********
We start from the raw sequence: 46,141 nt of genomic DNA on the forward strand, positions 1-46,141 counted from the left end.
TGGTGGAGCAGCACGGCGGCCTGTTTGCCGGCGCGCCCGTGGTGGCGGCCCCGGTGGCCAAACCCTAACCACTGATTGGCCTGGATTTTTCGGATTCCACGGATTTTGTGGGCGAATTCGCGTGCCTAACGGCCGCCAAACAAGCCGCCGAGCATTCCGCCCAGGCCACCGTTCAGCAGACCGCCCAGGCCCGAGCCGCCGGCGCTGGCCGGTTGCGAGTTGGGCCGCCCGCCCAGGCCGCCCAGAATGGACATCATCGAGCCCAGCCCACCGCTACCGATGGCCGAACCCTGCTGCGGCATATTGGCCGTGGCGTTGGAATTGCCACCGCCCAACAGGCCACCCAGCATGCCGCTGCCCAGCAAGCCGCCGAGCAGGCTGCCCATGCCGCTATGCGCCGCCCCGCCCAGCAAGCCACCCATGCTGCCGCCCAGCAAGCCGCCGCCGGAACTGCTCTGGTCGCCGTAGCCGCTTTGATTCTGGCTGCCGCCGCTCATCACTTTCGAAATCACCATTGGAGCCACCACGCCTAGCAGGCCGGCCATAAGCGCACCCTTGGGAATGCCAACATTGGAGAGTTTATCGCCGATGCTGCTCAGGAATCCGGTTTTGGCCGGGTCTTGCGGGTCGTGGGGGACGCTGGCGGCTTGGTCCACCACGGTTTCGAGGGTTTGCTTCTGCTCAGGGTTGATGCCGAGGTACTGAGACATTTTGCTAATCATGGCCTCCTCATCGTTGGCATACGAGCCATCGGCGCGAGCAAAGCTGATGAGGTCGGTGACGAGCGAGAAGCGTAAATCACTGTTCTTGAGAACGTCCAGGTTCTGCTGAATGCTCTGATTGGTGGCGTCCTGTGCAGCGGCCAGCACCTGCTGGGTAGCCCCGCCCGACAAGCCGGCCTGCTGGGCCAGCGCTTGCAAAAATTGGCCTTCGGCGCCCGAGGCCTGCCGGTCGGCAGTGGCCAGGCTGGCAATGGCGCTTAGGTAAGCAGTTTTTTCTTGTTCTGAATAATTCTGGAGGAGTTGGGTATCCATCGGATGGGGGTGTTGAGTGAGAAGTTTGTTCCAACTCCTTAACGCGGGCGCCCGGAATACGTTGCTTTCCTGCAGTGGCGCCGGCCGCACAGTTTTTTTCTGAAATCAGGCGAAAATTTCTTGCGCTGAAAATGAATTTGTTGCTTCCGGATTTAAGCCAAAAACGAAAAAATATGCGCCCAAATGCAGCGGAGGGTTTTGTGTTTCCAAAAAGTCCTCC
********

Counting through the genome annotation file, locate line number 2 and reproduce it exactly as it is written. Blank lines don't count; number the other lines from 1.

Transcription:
TGGTGGAGCAGCACGGCGGCCTGTTTGCCGGCGCGCCCGTGGTGGCGGCCCCGGTGGCCAAACCCTAACCACTGATTGGCCTGGATTTTTCGGATTCCACGGATTTTGTGGGCGAATTCGCGTGCCTAACGGCCGCCAAACAAGCCGCCGAGCATTCCGCCCAGGCCACCGTTCAGCAGACCGCCCAGGCCCGAGCCGCCGGCGCTGGCCGGTTGCGAGTTGGGCCGCCCGCCCAGGCCGCCCAGAATGGACATCATCGAGCCCAGCCCACCGCTACCGATGGCCGAACCCTGCTGCGGCATATTGGCCGTGGCGTTGGAATTGCCACCGCCCAACAGGCCACCCAGCATGCCGCTGCCCAGCAAGCCGCCGAGCAGGCTGCCCATGCCGCTATGCGCCGCCCCGCCCAGCAAGCCACCCATGCTGCCGCCCAGCAAGCCGCCGCCGGAACTGCTCTGGTCGCCGTAGCCGCTTTGATTCTGGCTGCCGCCGCTCATCACTTTCGAAATCACCATTGGAGCCACCACGCCTAGCAGGCCGGCCATAAGCGCACCCTTGGGAATGCCAACATTGGAGAGTTTATCGCCGATGCTGCTCAGGAATCCGGTTTTGGCCGGGTCTTGCGGGTCGTGGGGGACGCTGGCGGCTTGGTCCACCACGGTTTCGAGGGTTTGCTTCTGCTCAGGGTTGATGCCGAGGTACTGAGACATTTTGCTAATCATGGCCTCCTCATCGTTGGCATACGAGCCATCGGCGCGAGCAAAGCTGATGAGGTCGGTGACGAGCGAGAAGCGTAAATCACTGTTCTTGAGAACGTCCAGGTTCTGCTGAATGCTCTGATTGGTGGCGTCCTGTGCAGCGGCCAGCACCTGCTGGGTAGCCCCGCCCGACAAGCCGGCCTGCTGGGCCAGCGCTTGCAAAAATTGGCCTTCGGCGCCCGAGGCCTGCCGGTCGGCAGTGGCCAGGCTGGCAATGGCGCTTAGGTAAGCAGTTTTTTCTTGTTCTGAATAATTCTGGAGGAGTTGGGTATCCATCGGATGGGGGTGTTGAGTGAGAAGTTTGTTCCAACTCCTTAACGCGGGCGCCCGGAATACGTTGCTTTCCTGCAGTGGCGCCGGCCGCACAGTTTTTTTCTGAAATCAGGCGAAAATTTCTTGCGCTGAAAATGAATTTGTTGCTTCCGGATTTAAGCCAAAAACGAAAAAATATGCGCCCAAATGCAGCGGAGGGTTTTGTGTTTCCAAAAAGTCCTCC